TRANSCRIPT

Trip Coach: March 4, 2008

Anne Hanley, author of "Time Out Rome," winner of our guidebook smackdown for Rome, answered your questions on Rome.

Anne Hanley: Greetings from Anne Hanley in Rome, where it feels like spring has arrived, though dire warnings of a ten-degree drop in temperatures keep being issued... that's the weather forecast for the many people who have written that they're arriving in the next few days. Now to your questions...

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Whitinsville, Mass.: 4 adults (40 & 50's) are traveling to Italy in April 20-28 through a travel club in Boston called ShowoftheMonth. We are staying in Maori on the Almalfi Coast for the entire 8-day trip. We have 2 free days and would like to see if we can get to Rome for two days. We need some guidance regarding the best way to get from Maori to Rome (using public transportation train or bus) and suggestions of what we can see in the space of two days.

Anne Hanley: You'll need a lot of patience (the journey takes a while) and quite a bit of good luck (ie connections actually working) for your Rome trip not to turn into a public transport nightmare. That said, it is feasible and of course, you'll get a little while in Rome which is always a good thing. There are hourly buses from Maiori to Salerno (the local tourist office will have timetables; the trip takes about one hour). From Salerno you can hop on a train to Rome. The official railway site trenitalia.it has a great journey planner, and you can book tickets online. A fast train from Salerno to Rome takes just over two hours.

I always recommend to people who have very little time in Rome, and haven't been there before, simply to do the most obvious things, and preferably to do them on foot. Also, it pays to remember that Rome seems hell-bent on throwing complications in the way of anyone who tries to do too much too quickly. So gawk at the Colosseum, amble through the Roman Forum, 'do' the Capitoline Museums (museicapitolini.org) then take your life in your hands crossing piazza Venezia and wend through the medieval streets to the Pantheon and piazza Navona.Take your time, stop at cafés, enjoy people-watching. One attraction that I now tell everyone not to miss is the furiously ugly and out-of-place lift that they have tacked on to the back of the Vittoriano, that huge white monument in piazza Venezia. The view from up the top is indescribably beautiful.

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Des Moines, Iowa: Looking for a good 3-Star or better hotel to stay at in Rome, from May 1st to May 5th. Not sure of the area, but will be flying into Lenardo da Vinci Airport. Would like to have a free shuttle if possible, too. Price from $100-200 per night. My wife, myself and my daughter will be traveling there at that time. Thanks.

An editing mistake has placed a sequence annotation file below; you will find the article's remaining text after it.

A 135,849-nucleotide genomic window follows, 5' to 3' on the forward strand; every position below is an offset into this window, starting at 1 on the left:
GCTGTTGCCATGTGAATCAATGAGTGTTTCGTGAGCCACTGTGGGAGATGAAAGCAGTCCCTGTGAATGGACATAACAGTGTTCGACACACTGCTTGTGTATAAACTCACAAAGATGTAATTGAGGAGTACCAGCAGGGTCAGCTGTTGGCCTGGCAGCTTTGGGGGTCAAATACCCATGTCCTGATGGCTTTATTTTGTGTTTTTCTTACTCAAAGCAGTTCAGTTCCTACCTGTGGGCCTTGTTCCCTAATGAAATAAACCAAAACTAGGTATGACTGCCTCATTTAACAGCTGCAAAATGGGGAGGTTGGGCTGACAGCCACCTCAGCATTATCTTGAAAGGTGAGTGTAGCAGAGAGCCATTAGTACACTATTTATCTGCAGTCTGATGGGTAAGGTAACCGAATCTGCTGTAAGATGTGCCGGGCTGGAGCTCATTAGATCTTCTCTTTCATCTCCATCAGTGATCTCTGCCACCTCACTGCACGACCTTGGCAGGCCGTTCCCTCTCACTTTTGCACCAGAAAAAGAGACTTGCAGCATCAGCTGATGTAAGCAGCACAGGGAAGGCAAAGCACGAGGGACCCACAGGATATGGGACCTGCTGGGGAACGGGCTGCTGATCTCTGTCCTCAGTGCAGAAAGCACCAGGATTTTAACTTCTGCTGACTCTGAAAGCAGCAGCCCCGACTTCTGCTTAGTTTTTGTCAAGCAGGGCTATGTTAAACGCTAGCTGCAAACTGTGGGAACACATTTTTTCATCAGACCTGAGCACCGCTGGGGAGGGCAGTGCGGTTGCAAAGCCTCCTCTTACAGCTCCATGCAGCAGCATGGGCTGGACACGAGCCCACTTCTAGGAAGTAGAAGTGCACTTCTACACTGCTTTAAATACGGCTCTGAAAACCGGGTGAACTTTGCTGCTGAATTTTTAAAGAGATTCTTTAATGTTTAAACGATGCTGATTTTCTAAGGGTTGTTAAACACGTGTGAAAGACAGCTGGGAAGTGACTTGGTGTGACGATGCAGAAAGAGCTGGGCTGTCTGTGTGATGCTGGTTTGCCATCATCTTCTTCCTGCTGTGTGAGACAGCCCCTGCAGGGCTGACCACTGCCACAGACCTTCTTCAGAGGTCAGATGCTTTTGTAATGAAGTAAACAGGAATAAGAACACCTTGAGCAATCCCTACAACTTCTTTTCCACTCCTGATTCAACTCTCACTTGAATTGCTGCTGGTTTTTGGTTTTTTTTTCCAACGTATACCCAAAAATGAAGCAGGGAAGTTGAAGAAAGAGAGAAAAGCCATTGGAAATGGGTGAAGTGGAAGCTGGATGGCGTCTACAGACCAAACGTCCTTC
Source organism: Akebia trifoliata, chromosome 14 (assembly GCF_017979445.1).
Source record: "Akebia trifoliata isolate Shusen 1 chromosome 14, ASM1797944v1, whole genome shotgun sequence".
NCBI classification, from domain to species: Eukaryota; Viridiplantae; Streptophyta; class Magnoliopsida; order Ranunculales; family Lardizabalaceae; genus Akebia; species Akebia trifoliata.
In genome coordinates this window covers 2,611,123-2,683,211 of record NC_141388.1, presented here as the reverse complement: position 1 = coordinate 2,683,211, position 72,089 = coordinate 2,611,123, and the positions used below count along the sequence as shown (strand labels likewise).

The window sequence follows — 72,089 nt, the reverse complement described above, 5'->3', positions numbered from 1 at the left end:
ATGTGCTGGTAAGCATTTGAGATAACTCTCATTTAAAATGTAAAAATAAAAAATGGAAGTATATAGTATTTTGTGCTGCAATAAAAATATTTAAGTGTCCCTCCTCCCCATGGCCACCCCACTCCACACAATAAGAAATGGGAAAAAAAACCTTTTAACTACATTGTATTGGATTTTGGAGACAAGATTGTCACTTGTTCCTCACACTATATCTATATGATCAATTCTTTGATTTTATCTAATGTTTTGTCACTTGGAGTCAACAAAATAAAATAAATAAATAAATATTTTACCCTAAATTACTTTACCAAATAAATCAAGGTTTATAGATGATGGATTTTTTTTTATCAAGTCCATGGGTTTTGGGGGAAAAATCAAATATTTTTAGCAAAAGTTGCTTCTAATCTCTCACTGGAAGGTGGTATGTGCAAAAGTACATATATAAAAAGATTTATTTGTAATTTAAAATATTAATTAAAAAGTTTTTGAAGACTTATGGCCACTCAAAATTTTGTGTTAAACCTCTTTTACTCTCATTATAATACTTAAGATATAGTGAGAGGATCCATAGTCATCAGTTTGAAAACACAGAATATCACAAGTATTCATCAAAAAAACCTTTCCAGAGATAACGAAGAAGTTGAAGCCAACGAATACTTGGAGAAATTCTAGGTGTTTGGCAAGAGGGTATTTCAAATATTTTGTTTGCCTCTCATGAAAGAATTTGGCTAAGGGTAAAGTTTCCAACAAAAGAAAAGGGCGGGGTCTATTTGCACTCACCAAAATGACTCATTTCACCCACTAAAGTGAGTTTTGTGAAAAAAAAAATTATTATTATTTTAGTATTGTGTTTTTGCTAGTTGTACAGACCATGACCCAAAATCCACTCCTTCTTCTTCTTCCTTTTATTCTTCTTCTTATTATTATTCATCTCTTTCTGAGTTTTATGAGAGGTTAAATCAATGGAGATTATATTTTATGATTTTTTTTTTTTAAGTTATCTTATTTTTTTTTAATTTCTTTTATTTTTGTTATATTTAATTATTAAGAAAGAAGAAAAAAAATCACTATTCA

Anne Hanley: With the exchange rate being what it is, and Rome being expensive for accommodation, you're going to have a hard job getting a three-star in any even remotely central area at that price. Slide down the scale to a B&B and you might have more luck. The Relais Palazzo Taverna (relaispalazzotaverna.com) is in a great location not far from piazza Navona and may fall within your price range. The two-location Daphne Inn (daphne-rome.com) may also meet your needs.

In all my years in Rome, I have never heard of a hotel with a free airport shuttle... I don't think such a thing exists. However there's a cheap and efficient train service in from the airport (adr.it).

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Craigville, Ind.: We are 5 couples (teachers), ages 50+, who have vacationed in Mexico for the past few years during our March Spring Break. We need a warm-weather destination because some of our group prefers to stay at the pool all day; others, like to also see some sights. We also like the convenience of an all-inclusive resort. Is there any reasonably priced lodging near Rome where we could stay to accommodate both interests? —Terri

Anne Hanley: It can snow in Rome in March! It certainly isn't swimming weather... that comes round about late June. Offhand, I can't think of anywhere with an indoor pool. So unless your pool-loungers are prepared to change their habits and interests, I'd look elsewhere.

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Chicago, Ill.: Hi. We'll be in Rome in late March with a group of 4—2 30-somethings, 1 50-something, and 1 65-year-old. We'd really like to get a glimpse of the Pope, but we've found conflicting and confusing information. We'd like to attend the outdoor mass on Sunday the 30th of March. Are tickets required? If so, how do we get them? Can you tell us anything else about the Sunday masses? How long do they last? When is a good time to get there? Do you recommend any place in particular to try to stand to get a view of the Pope? Thanks in advance for any answers you can provide.

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